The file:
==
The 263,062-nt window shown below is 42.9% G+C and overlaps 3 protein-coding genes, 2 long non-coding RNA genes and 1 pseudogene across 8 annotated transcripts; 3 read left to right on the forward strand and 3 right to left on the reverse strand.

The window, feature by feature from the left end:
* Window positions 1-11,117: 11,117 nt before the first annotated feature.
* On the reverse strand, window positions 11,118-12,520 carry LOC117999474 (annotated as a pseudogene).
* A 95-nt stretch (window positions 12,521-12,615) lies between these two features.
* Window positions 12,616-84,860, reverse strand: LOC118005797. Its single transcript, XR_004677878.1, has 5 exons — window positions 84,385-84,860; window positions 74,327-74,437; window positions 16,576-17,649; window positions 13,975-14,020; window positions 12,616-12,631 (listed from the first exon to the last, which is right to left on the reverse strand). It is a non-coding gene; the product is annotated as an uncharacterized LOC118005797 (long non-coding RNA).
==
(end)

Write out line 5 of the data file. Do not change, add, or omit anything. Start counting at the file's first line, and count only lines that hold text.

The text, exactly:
* A 95-nt stretch (window positions 12,521-12,615) lies between these two features.